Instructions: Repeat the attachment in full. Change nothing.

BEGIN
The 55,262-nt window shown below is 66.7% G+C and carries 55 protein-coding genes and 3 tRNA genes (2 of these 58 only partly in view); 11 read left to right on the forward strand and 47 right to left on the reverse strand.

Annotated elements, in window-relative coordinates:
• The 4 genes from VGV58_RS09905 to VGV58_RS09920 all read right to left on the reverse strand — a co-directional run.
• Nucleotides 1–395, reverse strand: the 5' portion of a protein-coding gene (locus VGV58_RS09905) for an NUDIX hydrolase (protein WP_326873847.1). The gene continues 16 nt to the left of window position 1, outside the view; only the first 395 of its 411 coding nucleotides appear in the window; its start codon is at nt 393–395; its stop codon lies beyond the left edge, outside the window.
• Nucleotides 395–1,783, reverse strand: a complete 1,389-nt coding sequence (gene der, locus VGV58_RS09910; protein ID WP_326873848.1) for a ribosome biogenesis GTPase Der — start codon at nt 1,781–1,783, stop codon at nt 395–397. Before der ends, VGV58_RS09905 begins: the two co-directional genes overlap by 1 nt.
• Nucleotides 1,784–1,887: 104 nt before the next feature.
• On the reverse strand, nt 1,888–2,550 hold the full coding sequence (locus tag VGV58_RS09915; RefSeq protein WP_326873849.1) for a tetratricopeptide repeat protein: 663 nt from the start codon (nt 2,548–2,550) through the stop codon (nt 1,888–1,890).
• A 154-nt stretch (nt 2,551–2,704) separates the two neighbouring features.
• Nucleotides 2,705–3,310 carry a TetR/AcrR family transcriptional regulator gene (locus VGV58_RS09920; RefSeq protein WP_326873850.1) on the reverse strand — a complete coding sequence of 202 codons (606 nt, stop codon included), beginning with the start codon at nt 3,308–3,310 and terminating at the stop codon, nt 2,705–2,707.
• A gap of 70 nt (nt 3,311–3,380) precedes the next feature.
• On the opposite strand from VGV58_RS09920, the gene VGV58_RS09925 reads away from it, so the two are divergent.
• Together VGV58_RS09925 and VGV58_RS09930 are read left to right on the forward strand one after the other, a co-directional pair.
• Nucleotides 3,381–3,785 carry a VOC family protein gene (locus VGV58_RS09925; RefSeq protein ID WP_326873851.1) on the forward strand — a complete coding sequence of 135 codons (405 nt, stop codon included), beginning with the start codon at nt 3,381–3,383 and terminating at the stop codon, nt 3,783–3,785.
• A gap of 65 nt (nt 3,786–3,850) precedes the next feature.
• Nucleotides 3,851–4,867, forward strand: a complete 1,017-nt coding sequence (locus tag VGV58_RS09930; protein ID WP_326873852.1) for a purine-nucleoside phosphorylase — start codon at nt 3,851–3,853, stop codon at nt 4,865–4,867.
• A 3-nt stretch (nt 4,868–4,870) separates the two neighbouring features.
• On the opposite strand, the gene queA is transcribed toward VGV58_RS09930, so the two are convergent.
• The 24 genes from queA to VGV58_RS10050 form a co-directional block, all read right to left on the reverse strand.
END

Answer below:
The 55,262-nt window shown below is 66.7% G+C and carries 55 protein-coding genes and 3 tRNA genes (2 of these 58 only partly in view); 11 read left to right on the forward strand and 47 right to left on the reverse strand.

Annotated elements, in window-relative coordinates:
• The 4 genes from VGV58_RS09905 to VGV58_RS09920 all read right to left on the reverse strand — a co-directional run.
• Nucleotides 1–395, reverse strand: the 5' portion of a protein-coding gene (locus VGV58_RS09905) for an NUDIX hydrolase (protein WP_326873847.1). The gene continues 16 nt to the left of window position 1, outside the view; only the first 395 of its 411 coding nucleotides appear in the window; its start codon is at nt 393–395; its stop codon lies beyond the left edge, outside the window.
• Nucleotides 395–1,783, reverse strand: a complete 1,389-nt coding sequence (gene der, locus VGV58_RS09910; protein ID WP_326873848.1) for a ribosome biogenesis GTPase Der — start codon at nt 1,781–1,783, stop codon at nt 395–397. Before der ends, VGV58_RS09905 begins: the two co-directional genes overlap by 1 nt.
• Nucleotides 1,784–1,887: 104 nt before the next feature.
• On the reverse strand, nt 1,888–2,550 hold the full coding sequence (locus tag VGV58_RS09915; RefSeq protein WP_326873849.1) for a tetratricopeptide repeat protein: 663 nt from the start codon (nt 2,548–2,550) through the stop codon (nt 1,888–1,890).
• A 154-nt stretch (nt 2,551–2,704) separates the two neighbouring features.
• Nucleotides 2,705–3,310 carry a TetR/AcrR family transcriptional regulator gene (locus VGV58_RS09920; RefSeq protein WP_326873850.1) on the reverse strand — a complete coding sequence of 202 codons (606 nt, stop codon included), beginning with the start codon at nt 3,308–3,310 and terminating at the stop codon, nt 2,705–2,707.
• A gap of 70 nt (nt 3,311–3,380) precedes the next feature.
• On the opposite strand from VGV58_RS09920, the gene VGV58_RS09925 reads away from it, so the two are divergent.
• Together VGV58_RS09925 and VGV58_RS09930 are read left to right on the forward strand one after the other, a co-directional pair.
• Nucleotides 3,381–3,785 carry a VOC family protein gene (locus VGV58_RS09925; RefSeq protein ID WP_326873851.1) on the forward strand — a complete coding sequence of 135 codons (405 nt, stop codon included), beginning with the start codon at nt 3,381–3,383 and terminating at the stop codon, nt 3,783–3,785.
• A gap of 65 nt (nt 3,786–3,850) precedes the next feature.
• Nucleotides 3,851–4,867, forward strand: a complete 1,017-nt coding sequence (locus tag VGV58_RS09930; protein ID WP_326873852.1) for a purine-nucleoside phosphorylase — start codon at nt 3,851–3,853, stop codon at nt 4,865–4,867.
• A 3-nt stretch (nt 4,868–4,870) separates the two neighbouring features.
• On the opposite strand, the gene queA is transcribed toward VGV58_RS09930, so the two are convergent.
• The 24 genes from queA to VGV58_RS10050 form a co-directional block, all read right to left on the reverse strand.